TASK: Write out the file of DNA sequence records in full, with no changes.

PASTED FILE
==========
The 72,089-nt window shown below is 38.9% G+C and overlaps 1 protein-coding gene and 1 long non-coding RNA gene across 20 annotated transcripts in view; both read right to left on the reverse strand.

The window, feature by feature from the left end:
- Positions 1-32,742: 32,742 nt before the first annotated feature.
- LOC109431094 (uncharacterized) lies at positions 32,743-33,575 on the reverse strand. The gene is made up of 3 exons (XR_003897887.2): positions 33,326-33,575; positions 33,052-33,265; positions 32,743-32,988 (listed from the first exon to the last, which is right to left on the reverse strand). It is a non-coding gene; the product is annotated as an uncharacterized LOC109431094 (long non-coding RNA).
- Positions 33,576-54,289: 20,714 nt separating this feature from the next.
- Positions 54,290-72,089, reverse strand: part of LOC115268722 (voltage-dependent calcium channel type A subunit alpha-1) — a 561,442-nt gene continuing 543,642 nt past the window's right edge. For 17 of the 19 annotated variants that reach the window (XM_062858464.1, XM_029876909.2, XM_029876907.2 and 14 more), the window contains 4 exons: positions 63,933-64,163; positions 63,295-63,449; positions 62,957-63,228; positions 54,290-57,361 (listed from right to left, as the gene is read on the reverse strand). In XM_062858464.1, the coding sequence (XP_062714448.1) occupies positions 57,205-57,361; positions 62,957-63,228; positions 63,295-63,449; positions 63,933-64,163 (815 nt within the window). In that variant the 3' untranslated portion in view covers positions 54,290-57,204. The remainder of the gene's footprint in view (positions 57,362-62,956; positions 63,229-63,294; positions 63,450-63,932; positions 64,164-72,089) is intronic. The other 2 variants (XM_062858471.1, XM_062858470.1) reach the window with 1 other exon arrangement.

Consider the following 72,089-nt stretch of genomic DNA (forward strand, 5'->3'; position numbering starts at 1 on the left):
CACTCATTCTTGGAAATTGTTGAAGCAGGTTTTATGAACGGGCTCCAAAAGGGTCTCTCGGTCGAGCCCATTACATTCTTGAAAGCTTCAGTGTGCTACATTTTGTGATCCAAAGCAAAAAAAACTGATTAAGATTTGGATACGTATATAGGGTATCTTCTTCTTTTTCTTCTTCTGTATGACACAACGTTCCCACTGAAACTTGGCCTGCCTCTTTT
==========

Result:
The 72,089-nt window shown below is 38.9% G+C and overlaps 1 protein-coding gene and 1 long non-coding RNA gene across 20 annotated transcripts in view; both read right to left on the reverse strand.

The window, feature by feature from the left end:
- Positions 1-32,742: 32,742 nt before the first annotated feature.
- LOC109431094 (uncharacterized) lies at positions 32,743-33,575 on the reverse strand. The gene is made up of 3 exons (XR_003897887.2): positions 33,326-33,575; positions 33,052-33,265; positions 32,743-32,988 (listed from the first exon to the last, which is right to left on the reverse strand). It is a non-coding gene; the product is annotated as an uncharacterized LOC109431094 (long non-coding RNA).
- Positions 33,576-54,289: 20,714 nt separating this feature from the next.
- Positions 54,290-72,089, reverse strand: part of LOC115268722 (voltage-dependent calcium channel type A subunit alpha-1) — a 561,442-nt gene continuing 543,642 nt past the window's right edge. For 17 of the 19 annotated variants that reach the window (XM_062858464.1, XM_029876909.2, XM_029876907.2 and 14 more), the window contains 4 exons: positions 63,933-64,163; positions 63,295-63,449; positions 62,957-63,228; positions 54,290-57,361 (listed from right to left, as the gene is read on the reverse strand). In XM_062858464.1, the coding sequence (XP_062714448.1) occupies positions 57,205-57,361; positions 62,957-63,228; positions 63,295-63,449; positions 63,933-64,163 (815 nt within the window). In that variant the 3' untranslated portion in view covers positions 54,290-57,204. The remainder of the gene's footprint in view (positions 57,362-62,956; positions 63,229-63,294; positions 63,450-63,932; positions 64,164-72,089) is intronic. The other 2 variants (XM_062858471.1, XM_062858470.1) reach the window with 1 other exon arrangement.

Consider the following 72,089-nt stretch of genomic DNA (forward strand, 5'->3'; position numbering starts at 1 on the left):
CACTCATTCTTGGAAATTGTTGAAGCAGGTTTTATGAACGGGCTCCAAAAGGGTCTCTCGGTCGAGCCCATTACATTCTTGAAAGCTTCAGTGTGCTACATTTTGTGATCCAAAGCAAAAAAAACTGATTAAGATTTGGATACGTATATAGGGTATCTTCTTCTTTTTCTTCTTCTGTATGACACAACGTTCCCACTGAAACTTGGCCTGCCTCTTTT